Shares of DSW (DBI -1.31%) recently tumbled after the footwear and athletic apparel retailer posted mixed fourth-quarter numbers. DSW's revenue rose 16% annually to $843.4 million, matching analysts' expectations. Its comparable store sales rose 5.4%.

But on the bottom line, DSW posted an adjusted loss of $5.4 million, or $0.07 per share, compared to a profit of $30.8 million, or $0.38 per share, a year earlier. Analysts had anticipated a profit of five cents per share.

A young woman shops for shoes at a shoe store.

Image source: Getty Images.

The decline was caused by a wind-down of its exited businesses, including the e-commerce site EBuys and Town Shoes banner, and its acquisition of shoe designer and distributor Camuto Group last year. In fiscal 2019 DSW expects its sales to grow by the low double digits, and for its adjusted EPS to rise 8% to 14%.

At $22, DSW trades at less than 12 times this year's earnings, and pays a forward dividend yield of nearly 4%. That low valuation and high yield look tempting, but is DSW a worthy investment?

Check out the latest earnings call transcript for DSW.

The key facts

DSW was once stuck in a rut as competition from diversified retailers, the saturation of the North American footwear market, and major footwear brands launching their own e-commerce platforms and stores throttled its sales growth. DSW tried to grow its business with acquisitions, but many of its new subsidiaries struggled with similar issues.

Over the past two years DSW streamlined its business by abandoning struggling subsidiaries like EBuys, Town Shoes in Canada, and the footwear chain Gordmans. It then focused on renovating its namesake stores, increasing its selection of shoes (including children's footwear with DSW Kids), expanding its e-commerce platform and loyalty program, and testing out on-site shoe repair and nail salon services.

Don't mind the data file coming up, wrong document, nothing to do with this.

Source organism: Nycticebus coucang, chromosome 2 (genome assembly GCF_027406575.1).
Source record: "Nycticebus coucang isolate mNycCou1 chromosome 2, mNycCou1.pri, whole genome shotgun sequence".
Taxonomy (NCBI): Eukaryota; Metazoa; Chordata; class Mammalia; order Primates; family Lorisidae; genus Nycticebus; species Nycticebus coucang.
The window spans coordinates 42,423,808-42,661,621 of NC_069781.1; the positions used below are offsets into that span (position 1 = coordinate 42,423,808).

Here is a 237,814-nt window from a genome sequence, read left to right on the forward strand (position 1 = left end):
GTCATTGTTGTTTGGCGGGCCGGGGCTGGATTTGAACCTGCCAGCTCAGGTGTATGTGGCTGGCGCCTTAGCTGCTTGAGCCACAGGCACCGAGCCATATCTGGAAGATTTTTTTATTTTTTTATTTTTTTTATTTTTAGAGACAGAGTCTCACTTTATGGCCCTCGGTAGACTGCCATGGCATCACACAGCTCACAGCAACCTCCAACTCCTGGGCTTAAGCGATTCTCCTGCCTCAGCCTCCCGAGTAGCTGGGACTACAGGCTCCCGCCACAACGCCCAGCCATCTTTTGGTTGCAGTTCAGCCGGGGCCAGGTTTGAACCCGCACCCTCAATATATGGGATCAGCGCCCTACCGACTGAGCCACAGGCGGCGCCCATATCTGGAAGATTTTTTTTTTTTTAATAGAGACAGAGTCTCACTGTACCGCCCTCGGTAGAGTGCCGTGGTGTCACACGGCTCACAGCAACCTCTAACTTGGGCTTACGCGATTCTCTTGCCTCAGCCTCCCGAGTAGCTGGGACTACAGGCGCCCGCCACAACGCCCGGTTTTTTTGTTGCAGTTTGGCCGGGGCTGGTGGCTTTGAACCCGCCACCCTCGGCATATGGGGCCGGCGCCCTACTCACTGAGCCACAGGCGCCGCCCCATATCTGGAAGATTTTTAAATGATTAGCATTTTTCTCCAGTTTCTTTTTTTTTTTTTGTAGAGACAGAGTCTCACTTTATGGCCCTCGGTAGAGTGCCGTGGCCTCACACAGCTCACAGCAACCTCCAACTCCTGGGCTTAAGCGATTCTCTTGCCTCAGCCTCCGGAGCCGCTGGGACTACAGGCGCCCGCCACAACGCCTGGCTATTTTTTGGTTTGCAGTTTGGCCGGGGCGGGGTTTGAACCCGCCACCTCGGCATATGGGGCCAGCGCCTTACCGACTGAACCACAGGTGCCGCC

Those improvements enabled DSW to post accelerating comps growth in the first half of 2018 as its gross margins expanded. However, its comps growth decelerated over the past two quarters, and its gross margin contracted significantly during the fourth quarter.


Q4 2017

Q1 2018

Q2 2018

Q3 2018

Q4 2018

Comps growth






Gross margin






Operating margin






Source: DSW quarterly reports.

DSW's gross margin of 24.4% missed the consensus forecast of 25.2%, and its negative operating margin missed the average estimate of 0.7%, mainly due to higher marketing investments, higher incentive compensation, and its aforementioned acquisitions and divestments.

A major near-term weight on DSW's bottom line is its joint $375 million purchase of Camuto with ABG (Authentic Brands Group). The integration of Camuto's production, sourcing, infrastructure, and licensed brands could cause headaches just as DSW's core business stabilizes.

DSW doesn't expect the Camuto acquisition to significantly boost its gross margin or earnings until fiscal 2020. But over the long term, DSW believes Camuto will help it generate $1 billion (nearly 30% of its estimated 2020 sales) in higher-margin revenue as it sells more exclusive brands. Those brands, DSW believes, will bring more customers back to its brick-and-mortar stores.

Two women try on sneakers at a shoe store.

Image source: Getty Images.

Still a best in breed player

DSW also changed its name from Designer Shoe Warehouse to Designer Brands Inc. to showcase the fact that it owns three core businesses: DSW, Camuto, and the Canadian retailer The Shoe Company. That change also highlights DSW's evolution from a brick-and-mortar footwear retailer into a first-party footwear maker.

Designer Brands' sales growth could decelerate in 2019, and its margins could contract as it integrates Camuto and boosts its marketing spend, but it arguably remains a "best in breed" play in the footwear sector. Here's how its growth estimates and forward valuations compare to those of industry peers like Foot Locker (FL -1.58%) and Caleres (CAL -0.19%), the parent company of Famous Footwear:


Sales growth

EPS growth

P/E (FY 2019)

Designer Brands




Foot Locker








Estimated growth for fiscal 2019. Source: Yahoo Finance, March 20.

Designer Brands is clearly the cheapest relative to its growth potential. Moreover, Designer Brands' 3.9% yield is significantly higher than Foot Locker's 2.5% yield and Caleres' 1% yield.

Still a solid company

Designer Brands' fourth-quarter report was disappointing, but the 13% post-earnings drop was an overreaction. The company probably won't report accelerating sales growth with expanding margins in the next few quarters, but its full-year guidance looks solid, its stock is cheap, its dividend is generous, and it's wisely evolving to stay relevant in a market filled with direct-to-consumer competitors.

Investors shouldn't expect this stock to rally anytime soon, but its low valuation and high yield still make it a decent lower-risk play for income investors.